We all want the best for our elderly loved ones. Whether they are living with family, with assisted care, or independently, we also want to make sure that they are making healthy choices.
As we age, our bodies’ needs begin to change, so we need to adjust accordingly. Staying healthy as we get older may mean that what used to work for us will no longer work, or may not be enough anymore. There are two main areas that seniors need to address in order to stay healthy: physical activity and nutrition.
1) Physical Activity. Our older loved ones are at more prone to develop disorders such as heart disease, diabetes, and osteoporosis. They may also experience lower energy, strength, and flexibility, which could lead to fall injuries. Being overweight also increases the risk of all the above. Therefore, older adults must make sure to include regular physical activity into their routines. There are four main types of exercises that are especially important for seniors:
- Endurance (i.e. walking or swimming)
- Strength (i.e. weight lifting)
Depending on their current lifestyle and physical state, it is best for seniors to check in with their doctor before starting a new exercise regime. If they have previously lived a mainly sedentary lifestyle, encourage them to get started with small changes, such as incorporating a regular walk into their schedules. As they build more strength and confidence, they can build up their routines with guidance from their doctor, as well as fitness trainers who can give them modifications as needed. For more social activity, help your loved ones find classes in their area that they might be interested in! You can also find some resources online, such as this exercise plan for seniors from Healthline.
Physical activity can help reduce the risk of certain diseases. It can also help our loved ones maintain a healthy weight and avoid fall injuries. Staying physically fit can also help them maintain as much of their independence as possible if that is the lifestyle that they prefer.
2) Nutrition. Similarly, depending on your loved ones’ current lifestyle, physical condition, and any health concerns, a healthy diet should be a top priority. Older adults need to make sure that they are eating enough protein for healthy bones and muscles, and foods rich in antioxidants to lower the risk of certain diseases.
Senior adults also have an increased need for certain vitamins and minerals. According to EatRight.org, older adults in particular require more of the following in their diets:
- Calcium + Vitamin D (especially for bone health)
- Vitamin B12
- ‘Healthy’ fats i.e. food low in saturated and trans fats
Besides making sure that their diets include enough of the above requirements, we should also consider our loved ones’ unique needs that might prevent them from eating a healthy diet. For example, they might have issues with chewing or swallowing, so we may need to ensure that they are getting the nutrients that they need through other ways. They may also have issues with smell or taste, especially if they are taking certain medications. Depending on their health and mobility, they may also not be able to go to a market or grocery store, or cook meals for themselves.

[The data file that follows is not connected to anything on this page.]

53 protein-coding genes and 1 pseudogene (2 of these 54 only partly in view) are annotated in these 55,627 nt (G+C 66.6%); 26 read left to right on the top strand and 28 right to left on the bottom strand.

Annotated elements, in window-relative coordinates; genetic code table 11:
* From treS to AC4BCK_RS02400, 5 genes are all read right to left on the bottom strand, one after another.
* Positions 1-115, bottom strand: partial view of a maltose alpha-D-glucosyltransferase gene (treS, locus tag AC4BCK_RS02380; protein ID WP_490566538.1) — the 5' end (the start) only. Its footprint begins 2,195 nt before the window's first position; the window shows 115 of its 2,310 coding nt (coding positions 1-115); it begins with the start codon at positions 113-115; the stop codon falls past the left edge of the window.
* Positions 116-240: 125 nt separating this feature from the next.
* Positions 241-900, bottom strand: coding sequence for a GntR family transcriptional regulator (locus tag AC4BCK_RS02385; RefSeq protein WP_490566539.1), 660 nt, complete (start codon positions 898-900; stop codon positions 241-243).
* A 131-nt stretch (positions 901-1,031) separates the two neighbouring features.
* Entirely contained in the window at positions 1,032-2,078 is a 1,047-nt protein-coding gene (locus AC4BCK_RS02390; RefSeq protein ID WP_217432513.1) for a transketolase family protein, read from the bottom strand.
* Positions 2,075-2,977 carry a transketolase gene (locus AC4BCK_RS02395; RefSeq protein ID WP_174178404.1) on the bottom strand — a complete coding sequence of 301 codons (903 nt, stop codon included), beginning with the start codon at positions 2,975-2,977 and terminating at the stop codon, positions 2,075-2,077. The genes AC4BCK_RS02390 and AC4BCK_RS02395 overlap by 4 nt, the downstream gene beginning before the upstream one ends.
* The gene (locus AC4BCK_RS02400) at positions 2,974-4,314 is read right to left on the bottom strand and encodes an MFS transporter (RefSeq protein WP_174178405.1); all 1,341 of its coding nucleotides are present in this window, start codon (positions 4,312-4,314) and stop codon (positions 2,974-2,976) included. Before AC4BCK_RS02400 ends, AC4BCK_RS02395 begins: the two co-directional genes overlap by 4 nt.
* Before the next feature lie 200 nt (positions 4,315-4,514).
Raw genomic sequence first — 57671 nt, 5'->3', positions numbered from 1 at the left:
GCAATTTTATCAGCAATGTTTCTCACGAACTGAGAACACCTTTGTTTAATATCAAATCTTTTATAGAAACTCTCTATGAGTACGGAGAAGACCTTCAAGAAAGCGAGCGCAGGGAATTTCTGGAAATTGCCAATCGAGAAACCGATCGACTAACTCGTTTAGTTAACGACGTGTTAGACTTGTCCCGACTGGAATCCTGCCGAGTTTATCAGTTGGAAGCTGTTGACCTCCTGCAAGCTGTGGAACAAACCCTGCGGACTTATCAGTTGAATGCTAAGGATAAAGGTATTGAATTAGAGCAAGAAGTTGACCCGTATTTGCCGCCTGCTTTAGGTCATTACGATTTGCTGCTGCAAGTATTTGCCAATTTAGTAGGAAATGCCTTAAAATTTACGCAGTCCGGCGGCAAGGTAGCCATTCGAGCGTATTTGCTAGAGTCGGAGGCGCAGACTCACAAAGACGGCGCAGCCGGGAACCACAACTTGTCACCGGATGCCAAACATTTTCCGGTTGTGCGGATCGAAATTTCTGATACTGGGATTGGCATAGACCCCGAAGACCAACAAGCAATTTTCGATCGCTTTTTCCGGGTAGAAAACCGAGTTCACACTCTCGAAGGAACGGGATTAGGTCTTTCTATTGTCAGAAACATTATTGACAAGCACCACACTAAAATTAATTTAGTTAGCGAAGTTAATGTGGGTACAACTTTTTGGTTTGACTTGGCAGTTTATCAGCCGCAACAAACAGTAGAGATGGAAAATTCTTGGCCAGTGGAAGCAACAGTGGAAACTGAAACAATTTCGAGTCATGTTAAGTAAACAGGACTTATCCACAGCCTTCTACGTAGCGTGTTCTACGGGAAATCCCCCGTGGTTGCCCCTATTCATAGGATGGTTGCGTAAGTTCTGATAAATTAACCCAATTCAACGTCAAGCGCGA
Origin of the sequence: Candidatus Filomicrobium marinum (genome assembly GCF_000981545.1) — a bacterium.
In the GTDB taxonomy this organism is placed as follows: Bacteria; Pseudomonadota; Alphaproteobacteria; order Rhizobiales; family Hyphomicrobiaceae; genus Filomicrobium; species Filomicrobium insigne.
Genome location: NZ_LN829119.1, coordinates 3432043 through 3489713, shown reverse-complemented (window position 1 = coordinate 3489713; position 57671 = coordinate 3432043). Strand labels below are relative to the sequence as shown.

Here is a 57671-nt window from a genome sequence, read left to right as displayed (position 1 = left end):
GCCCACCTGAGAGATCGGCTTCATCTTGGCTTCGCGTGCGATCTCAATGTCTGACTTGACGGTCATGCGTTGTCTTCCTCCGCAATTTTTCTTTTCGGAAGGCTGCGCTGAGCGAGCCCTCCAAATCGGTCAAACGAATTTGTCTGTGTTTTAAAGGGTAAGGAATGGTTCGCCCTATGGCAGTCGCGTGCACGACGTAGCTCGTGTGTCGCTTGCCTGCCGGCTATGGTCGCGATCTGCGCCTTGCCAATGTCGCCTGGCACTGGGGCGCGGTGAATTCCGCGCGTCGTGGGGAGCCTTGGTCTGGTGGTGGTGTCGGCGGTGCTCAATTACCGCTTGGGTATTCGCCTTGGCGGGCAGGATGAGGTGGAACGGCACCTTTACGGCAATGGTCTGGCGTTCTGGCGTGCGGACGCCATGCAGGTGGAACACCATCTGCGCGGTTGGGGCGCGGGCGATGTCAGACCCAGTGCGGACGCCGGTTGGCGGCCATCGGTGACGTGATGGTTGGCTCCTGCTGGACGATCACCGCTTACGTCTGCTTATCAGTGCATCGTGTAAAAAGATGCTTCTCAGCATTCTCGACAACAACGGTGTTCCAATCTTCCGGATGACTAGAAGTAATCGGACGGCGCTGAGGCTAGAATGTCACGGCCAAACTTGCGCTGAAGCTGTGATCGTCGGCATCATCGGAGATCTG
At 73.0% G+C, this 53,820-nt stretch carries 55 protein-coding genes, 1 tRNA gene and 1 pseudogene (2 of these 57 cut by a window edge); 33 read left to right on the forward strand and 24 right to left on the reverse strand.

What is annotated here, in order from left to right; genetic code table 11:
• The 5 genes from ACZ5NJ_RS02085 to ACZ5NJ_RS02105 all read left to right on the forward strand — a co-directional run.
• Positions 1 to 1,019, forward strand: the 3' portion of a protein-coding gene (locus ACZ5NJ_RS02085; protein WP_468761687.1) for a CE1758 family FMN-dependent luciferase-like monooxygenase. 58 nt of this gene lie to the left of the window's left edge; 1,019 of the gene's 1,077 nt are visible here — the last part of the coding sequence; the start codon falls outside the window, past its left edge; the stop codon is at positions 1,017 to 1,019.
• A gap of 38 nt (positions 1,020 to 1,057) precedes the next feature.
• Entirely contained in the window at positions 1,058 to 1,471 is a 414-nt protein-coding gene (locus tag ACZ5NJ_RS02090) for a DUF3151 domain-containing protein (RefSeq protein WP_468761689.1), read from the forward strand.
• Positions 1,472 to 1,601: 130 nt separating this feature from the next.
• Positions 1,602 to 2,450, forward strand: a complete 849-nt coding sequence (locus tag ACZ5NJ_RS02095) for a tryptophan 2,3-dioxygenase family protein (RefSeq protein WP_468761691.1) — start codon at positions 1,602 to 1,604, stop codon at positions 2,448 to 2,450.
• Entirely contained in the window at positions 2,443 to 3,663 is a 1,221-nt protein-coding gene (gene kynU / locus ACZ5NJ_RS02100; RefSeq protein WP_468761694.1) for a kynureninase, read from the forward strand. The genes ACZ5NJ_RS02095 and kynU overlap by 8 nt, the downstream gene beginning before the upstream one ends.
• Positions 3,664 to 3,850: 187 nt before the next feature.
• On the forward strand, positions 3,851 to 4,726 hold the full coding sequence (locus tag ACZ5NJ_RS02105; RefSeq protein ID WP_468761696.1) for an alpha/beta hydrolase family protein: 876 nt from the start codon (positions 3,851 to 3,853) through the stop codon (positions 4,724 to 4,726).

When you visit your loved ones, consider the ways you can encourage them to make these healthy choices if they aren’t already! Here are some ways you can help.
Check in with your loved ones. Get a sense of how your loved ones are doing. Are they feeling well? Are they doing any physical activities? Are they getting enough sleep? Are they meeting with their medical provider on a regular basis? Determining a baseline for how they are doing and how you can help is the first step to keeping them healthy.
Find local service providers who can help. If you happen to live farther away from your older relatives, you can still assist them by finding local service providers to help them meet their needs. This could be a could be a local meal delivery program that will help them keep a steady, nutritious diet. Local senior centers also provide activities and resources, but most importantly, a sense of community that older adults would greatly benefit from.
Encourage them to be mindful and enjoy life. This is a great time in their lives, and your older loved ones might feel that healthy choices can be too strict or cumbersome. Help them get started on healthy habits but do so in ways they might enjoy. Maybe that means taking regular walks with them, or sitting down to a healthy meal that you have prepared together. You’ll be giving them the gift of your time AND healthy choices. You can also encourage them to do little things like eating mindfully - sitting at a table instead of in front of the TV, for example - and reaching out to friends and family for social interaction.
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